Eating Disorders can be silent body-harmers…until they aren’t, which makes it hard to realize sometimes what eating disorders do to our bodies.

What I mean to say is, we might not identify problems inside our physical bodies until we are so sick that we require medical help.

The human body is magical. Our bodies are designed to find ways to survive even under the harshest conditions. While complications may take time to notice, it is important to address eating disorder thoughts and behaviors before symptoms become severe.

Physical Complications of Eating Disorders

Eating disorders can impact all the systems that we rely on for living our best lives. Topically, our skin and nails can get dry and flaky, our hair and teeth can become brittle and even fall out. In order to keep our malnourished bodies warm, we begin to grow peach fuzz-like hair called Lanugo. Our muscles become weak and it can become uncomfortable and difficult to do even the most mundane tasks. Fatigue feels overwhelming leaving us withdrawn and uninterested in activities that we once enjoyed.

Our bodies need fat to perform survival tasks like pumping blood and keeping us warm. Did you know that our brains are 60% fat? Once our fat storage is gone, fat from our brains is stolen to perform these important tasks. With depleted brain fat, we can experience mood shifts, irritability, depression, anxiety, forgetfulness and other cognitive distortions. Often, we become so unlike ourselves, that we are unrecognizable by our loved ones.

Without medical and psychological intervention, the systems we rely on for life itself eventually begin to fail. Our heart’s electrical system malfunctions, digestion becomes unpredictable and our major organs begin to work overtime. In short, our bodies expend energy not to fund joy, but solely to keep us alive.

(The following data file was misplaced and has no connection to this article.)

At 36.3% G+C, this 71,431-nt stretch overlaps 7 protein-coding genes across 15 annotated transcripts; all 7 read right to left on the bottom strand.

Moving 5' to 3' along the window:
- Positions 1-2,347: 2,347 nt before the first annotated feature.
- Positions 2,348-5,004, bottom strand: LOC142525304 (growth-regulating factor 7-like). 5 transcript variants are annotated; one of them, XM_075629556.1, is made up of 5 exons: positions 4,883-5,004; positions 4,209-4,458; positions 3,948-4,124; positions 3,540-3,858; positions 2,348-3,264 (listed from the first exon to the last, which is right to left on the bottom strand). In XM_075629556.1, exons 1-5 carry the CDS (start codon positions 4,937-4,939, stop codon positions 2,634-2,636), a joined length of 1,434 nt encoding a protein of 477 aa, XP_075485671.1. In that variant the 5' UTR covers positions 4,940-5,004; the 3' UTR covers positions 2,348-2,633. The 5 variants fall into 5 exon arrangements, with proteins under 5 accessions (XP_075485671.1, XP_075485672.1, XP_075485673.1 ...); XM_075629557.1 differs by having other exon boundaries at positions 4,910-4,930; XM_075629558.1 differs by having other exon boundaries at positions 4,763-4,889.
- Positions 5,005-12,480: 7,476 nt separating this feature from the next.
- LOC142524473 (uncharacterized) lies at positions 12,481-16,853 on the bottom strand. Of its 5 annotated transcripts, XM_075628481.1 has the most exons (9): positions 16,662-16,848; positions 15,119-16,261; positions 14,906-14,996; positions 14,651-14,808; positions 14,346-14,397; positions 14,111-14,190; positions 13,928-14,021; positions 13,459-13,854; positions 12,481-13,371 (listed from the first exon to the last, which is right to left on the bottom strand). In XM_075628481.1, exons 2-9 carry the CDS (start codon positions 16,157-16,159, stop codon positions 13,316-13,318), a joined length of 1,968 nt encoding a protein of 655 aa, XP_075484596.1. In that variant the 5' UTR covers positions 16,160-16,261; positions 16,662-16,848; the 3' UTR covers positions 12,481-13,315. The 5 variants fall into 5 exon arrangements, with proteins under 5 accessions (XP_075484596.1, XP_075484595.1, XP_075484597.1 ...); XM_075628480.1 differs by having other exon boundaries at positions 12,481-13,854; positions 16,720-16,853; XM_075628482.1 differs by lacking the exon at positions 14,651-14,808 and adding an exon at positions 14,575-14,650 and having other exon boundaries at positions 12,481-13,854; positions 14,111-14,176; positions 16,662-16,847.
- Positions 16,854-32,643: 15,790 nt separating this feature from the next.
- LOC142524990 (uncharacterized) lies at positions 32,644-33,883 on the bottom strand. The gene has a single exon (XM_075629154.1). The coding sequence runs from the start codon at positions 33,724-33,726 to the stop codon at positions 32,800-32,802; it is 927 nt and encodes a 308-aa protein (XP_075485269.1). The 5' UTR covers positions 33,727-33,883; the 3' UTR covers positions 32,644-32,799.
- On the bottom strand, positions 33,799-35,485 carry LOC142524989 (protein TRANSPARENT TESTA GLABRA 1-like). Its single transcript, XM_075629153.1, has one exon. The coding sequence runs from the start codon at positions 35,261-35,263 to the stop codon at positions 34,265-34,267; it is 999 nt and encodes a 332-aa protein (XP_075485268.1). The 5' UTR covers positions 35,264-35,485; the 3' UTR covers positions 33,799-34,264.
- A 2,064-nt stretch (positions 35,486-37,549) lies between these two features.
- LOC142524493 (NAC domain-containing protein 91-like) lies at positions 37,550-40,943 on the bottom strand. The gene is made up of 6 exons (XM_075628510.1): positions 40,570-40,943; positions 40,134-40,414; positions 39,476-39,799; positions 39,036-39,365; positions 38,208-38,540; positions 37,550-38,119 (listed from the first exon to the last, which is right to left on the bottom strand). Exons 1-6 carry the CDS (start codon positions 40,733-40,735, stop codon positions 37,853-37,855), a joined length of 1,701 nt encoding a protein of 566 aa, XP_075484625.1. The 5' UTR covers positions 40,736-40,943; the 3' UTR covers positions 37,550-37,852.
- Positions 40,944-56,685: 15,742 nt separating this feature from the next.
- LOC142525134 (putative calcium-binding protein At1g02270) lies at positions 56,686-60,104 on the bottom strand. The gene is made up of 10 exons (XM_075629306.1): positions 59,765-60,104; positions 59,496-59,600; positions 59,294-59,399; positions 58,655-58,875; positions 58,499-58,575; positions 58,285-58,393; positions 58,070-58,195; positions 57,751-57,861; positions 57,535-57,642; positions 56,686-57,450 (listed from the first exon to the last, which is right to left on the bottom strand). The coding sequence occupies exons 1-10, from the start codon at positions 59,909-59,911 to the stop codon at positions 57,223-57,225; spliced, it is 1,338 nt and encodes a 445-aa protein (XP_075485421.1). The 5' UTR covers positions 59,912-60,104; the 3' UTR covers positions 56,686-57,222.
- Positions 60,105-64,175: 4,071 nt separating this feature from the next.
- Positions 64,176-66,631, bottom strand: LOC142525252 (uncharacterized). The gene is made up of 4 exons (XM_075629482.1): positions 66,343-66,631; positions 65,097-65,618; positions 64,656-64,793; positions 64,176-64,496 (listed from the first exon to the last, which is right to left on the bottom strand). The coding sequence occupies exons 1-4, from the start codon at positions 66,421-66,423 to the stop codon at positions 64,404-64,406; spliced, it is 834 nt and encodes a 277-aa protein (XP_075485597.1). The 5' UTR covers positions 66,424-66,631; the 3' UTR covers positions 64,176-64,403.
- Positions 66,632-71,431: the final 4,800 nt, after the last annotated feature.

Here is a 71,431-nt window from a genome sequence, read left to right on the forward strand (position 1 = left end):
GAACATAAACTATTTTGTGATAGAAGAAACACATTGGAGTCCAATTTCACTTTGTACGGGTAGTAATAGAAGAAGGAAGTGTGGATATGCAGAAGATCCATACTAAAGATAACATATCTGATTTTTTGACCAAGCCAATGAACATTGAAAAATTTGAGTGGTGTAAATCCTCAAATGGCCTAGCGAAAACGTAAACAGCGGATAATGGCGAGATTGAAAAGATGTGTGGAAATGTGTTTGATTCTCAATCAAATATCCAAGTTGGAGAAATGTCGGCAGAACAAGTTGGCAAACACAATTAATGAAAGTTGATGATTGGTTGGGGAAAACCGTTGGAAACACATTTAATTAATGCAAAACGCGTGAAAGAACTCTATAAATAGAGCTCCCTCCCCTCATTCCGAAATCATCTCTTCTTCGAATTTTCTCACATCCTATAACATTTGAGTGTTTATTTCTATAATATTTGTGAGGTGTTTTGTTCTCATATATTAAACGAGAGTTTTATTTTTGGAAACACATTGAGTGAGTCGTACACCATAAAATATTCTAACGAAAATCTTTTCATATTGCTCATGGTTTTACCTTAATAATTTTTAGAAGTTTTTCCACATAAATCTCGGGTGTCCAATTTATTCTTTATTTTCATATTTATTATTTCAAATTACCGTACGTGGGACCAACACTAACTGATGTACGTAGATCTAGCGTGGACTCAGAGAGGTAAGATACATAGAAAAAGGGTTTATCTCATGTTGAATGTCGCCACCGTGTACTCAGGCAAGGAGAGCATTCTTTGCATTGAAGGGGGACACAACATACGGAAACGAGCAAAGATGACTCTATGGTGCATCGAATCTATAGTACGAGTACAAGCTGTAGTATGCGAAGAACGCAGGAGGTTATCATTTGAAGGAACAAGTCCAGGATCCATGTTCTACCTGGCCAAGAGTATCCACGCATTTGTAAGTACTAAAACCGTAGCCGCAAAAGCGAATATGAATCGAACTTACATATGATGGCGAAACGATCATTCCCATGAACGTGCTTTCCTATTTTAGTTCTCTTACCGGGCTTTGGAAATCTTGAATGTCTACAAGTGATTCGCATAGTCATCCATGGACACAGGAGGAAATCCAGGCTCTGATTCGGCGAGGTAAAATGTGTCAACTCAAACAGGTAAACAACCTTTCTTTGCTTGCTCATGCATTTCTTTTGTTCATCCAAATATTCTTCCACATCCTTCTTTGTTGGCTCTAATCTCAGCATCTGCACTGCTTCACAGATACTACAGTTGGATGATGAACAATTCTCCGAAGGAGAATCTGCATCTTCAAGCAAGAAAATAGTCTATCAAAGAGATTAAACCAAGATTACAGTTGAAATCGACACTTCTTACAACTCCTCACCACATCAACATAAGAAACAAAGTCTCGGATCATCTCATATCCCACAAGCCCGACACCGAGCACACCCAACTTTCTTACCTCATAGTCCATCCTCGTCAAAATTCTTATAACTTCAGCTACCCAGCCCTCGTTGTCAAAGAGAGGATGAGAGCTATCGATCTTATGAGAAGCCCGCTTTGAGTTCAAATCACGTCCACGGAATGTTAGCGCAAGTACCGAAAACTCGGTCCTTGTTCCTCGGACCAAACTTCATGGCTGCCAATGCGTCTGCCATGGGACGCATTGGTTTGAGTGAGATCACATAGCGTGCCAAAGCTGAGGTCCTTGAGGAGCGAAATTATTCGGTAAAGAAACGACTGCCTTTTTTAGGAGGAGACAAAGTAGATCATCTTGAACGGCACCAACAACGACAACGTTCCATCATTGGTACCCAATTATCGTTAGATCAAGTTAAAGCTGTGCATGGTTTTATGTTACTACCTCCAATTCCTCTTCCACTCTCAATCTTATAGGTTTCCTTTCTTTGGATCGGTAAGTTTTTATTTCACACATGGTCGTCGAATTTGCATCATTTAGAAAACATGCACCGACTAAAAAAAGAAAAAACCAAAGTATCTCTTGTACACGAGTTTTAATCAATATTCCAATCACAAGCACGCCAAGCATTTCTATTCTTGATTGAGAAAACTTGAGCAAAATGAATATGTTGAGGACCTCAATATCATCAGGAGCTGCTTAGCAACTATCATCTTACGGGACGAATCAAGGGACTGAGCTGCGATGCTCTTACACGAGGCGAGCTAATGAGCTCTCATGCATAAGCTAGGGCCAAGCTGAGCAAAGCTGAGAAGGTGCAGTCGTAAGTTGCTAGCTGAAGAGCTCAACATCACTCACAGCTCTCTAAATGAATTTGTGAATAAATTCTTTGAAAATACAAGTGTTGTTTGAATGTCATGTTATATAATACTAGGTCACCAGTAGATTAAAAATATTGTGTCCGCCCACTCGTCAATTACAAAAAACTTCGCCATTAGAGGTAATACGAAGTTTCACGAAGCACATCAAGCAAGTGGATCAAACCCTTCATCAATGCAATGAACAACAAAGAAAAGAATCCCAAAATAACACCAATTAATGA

There is Hope.  Our Bodies Can Heal from an Eating Disorder.

The symptoms and complications that result from engaging in eating disorder behaviors are vast, but the majority of them can be interrupted and reversed. Spotting disordered eating behaviors and seeking support early is a life-saving act. Getting yourself the specialized support you need and deserve is a powerful act in showing love to the body that is committed to your survival.


Stephanie Haines, M.Ed., CHES, is an engagement specialist for Walden Behavioral Care. Her role is to help our patients to navigate the admission process. Before becoming a member of Team Walden, Stephanie was a Senior Prevention Specialist at FCD: Prevention Works!, part of the Hazelden Betty Ford Foundation located in Newton, MA. Stephanie is a member of the National Wellness Institute and is a member of a number of training and prevention-focused committees. Stephanie earned her master’s degree from Plymouth State University in New Hampshire, where she served as a graduate assistant to Margaret Burckes-Miller, founder and director of the university’s Eating Disorders Institute.